Thursday, 7 January 2010

Confessions of a Defacer and The Paris Review

<<See my inspiration note above on the left! the woman who drew buildings[1] the woman who drew buildings[1]



I have confession to make about this bad habit of mine.

I have friends who believe this is a terrible, destructive habit. After all, look at playwright Joe Orton who in the late 1950s (with his partner Kenneth Halliwell borrowed books from Islington Library only to returned some of them altered in bizarre ways. Before returning others these two extracted prints to decorate their small flat. Discovered, they were charged and sentenced to six month in prison, which - even from this distance - seems perversely, astonishingly harsh.

Prison changed Orton. ‘It affected my attitude towards society. Before I had been vaguely conscious of something rotten somewhere, prison crystallised this. The old whore society really lifted up her skirts and the stench was pretty foul... Being in the nick brought detachment to my writing. I wasn’t involved anymore. And suddenly it worked.’ ’[3]

Joe Orton went on to write iconoclastic black comedies which still find an appreciative audience. His own life - and death - with Kenneth Halliwell in itself was a tragi-comedy of quite Shakespearean proportions.

No, I’m not aiming for prison (been there – would never take the risk). And the books I deface are not from any library. They are my own property and it is my choice to do this terrible thing. In academic life and in my original writing life my joy has always been researching any topic or concept by reading in depth. When I was writing Long Journey Home I read what seemed like hundreds of sources about the fall of Singapore in 1942. These included the autobiography of a Japanese General who was a figurehead of this worst defeat in the history of the British army.of the British. (- I hasten to say I read it in translation – French I can do, but not Japanese...) But this book. like all my working books, is scored across and argued with by me and my Scan1 trusty pen .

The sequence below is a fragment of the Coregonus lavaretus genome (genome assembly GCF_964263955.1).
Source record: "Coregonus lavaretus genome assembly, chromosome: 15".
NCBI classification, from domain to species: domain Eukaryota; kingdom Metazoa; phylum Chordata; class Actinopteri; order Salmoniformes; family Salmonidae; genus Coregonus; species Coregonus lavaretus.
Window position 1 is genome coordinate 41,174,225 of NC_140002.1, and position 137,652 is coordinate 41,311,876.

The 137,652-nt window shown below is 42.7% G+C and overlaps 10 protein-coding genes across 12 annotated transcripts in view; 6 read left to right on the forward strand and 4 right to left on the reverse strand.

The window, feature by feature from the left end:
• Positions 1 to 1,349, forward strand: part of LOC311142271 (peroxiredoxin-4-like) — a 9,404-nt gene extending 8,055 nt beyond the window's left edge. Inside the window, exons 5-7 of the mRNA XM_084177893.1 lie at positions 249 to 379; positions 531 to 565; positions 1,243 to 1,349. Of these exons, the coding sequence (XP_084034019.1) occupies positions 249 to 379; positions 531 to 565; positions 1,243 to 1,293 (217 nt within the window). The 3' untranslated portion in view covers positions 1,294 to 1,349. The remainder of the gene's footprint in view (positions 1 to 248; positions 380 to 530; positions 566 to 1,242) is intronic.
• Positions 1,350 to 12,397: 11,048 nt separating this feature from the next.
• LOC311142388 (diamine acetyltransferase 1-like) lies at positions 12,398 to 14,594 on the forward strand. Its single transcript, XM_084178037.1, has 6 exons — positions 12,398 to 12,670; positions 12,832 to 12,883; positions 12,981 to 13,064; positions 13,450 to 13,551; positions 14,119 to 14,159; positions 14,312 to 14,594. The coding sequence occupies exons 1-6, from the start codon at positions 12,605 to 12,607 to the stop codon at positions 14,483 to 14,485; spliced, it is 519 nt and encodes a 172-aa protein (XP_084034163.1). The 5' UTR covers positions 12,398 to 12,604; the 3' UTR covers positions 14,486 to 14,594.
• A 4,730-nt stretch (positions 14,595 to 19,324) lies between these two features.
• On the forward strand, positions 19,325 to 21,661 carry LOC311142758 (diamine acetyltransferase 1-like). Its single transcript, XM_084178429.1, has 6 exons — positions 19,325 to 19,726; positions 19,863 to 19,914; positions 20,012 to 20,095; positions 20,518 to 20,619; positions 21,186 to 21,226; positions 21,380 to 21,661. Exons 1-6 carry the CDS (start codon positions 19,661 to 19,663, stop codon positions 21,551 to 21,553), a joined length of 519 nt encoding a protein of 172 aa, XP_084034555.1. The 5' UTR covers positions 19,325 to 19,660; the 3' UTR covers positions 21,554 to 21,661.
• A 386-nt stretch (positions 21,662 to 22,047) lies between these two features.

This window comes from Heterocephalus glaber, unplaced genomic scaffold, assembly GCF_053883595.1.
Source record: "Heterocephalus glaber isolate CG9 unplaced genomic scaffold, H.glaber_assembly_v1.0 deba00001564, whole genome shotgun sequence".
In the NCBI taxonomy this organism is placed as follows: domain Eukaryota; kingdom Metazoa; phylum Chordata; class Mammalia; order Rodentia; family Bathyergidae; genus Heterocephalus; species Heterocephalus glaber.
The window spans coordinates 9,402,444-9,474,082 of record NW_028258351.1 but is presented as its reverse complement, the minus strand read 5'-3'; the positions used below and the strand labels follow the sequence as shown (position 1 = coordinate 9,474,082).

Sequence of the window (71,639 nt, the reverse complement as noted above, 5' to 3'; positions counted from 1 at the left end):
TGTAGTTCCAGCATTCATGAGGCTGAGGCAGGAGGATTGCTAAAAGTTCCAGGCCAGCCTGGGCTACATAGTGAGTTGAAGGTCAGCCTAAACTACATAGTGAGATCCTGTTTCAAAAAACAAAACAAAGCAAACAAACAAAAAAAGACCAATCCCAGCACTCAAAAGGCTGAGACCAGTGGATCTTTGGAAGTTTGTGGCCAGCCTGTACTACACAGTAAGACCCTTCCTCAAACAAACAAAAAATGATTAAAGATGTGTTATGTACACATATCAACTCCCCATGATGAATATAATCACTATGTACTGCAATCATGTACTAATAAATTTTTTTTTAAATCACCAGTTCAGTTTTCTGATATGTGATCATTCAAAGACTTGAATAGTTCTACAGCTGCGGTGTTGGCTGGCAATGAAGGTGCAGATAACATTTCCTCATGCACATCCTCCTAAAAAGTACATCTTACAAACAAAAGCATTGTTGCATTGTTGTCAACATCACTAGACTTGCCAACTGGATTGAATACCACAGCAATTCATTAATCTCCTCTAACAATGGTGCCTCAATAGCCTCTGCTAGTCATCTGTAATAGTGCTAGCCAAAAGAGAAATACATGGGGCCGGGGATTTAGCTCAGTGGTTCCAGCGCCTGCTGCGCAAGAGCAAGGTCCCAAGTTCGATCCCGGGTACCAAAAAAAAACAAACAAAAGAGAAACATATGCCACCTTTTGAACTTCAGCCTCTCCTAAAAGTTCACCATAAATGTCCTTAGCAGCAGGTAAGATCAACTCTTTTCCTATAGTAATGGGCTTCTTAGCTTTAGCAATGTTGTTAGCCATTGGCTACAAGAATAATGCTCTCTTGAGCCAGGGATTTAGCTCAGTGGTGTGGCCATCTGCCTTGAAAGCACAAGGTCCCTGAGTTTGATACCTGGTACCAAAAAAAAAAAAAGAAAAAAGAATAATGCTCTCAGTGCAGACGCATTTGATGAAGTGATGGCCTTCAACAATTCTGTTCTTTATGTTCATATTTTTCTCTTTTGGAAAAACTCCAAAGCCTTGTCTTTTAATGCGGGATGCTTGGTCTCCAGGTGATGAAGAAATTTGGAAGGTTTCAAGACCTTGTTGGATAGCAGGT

You would think that the advent of post-it notes would save me from my disgraceful habit But all they mean is that my books are densely ticker-taped with markers that then draw attention to my underlining and comments.

Paradoxically I (almost never) deface novels like this. They might get the post-it ticker-tape treatment, but I'm much less likely to scrawl all over them.

The reason why I've been thinking about all this is, shut in by the beautiful/horrible snow in the post- Christmas hiatus, I've taken to prowling around my bookshelves looking for respite, for amusement, for stimulation.

In my wanderings I came upon this lovely fat bright yellow volume – first of a series of four - of author interviews from the Paris Review * These cleverly written, long , elaborated interviews stretch from Dorothy Parker (1956) to Joan Didion (2006) , by way of Ernest Hemingway, Kurt Vonnegut, James L Cain, the fabulous Rebecca West and the erudite Elizabeth Bishop. And more.

This book still has my usual confetti of post-it notes and underlinings, margin comments and scratchings, from a year or so ago. But I plucked it off the shelf and raced through it again, reading it afresh occasionally saying Yes! and punching the air. I remembered how inspirational it was when I first read it and just what giants these people were even though at the same time they can be closely and reassuringly vain, self conscious, and human.

And now I'm inspired yet again by these varied, contradictory, insightful and self-knowing views on the writing process, handed to me as they are, across time and space by the agency this fat yellow book, complete with all my underlinings and its scratchings.

For some reason this time I was most transfixed Scan4 by the long interview with the legendary editor Robert Gottlieb: how I relish again his distinctively authoritative take on the editor’s task : an interesting view from the other side of the fence.

Believe me it was a delicious escape for this writer on an imprisoning, snowy afternoon - into that much defaced, Fat Yellow Book.


* The Paris Review says on its excellent website that since 1952 it has been at the vanguard of great literature, bringing superlative work by acclaimed and emerging writers to an international audience.



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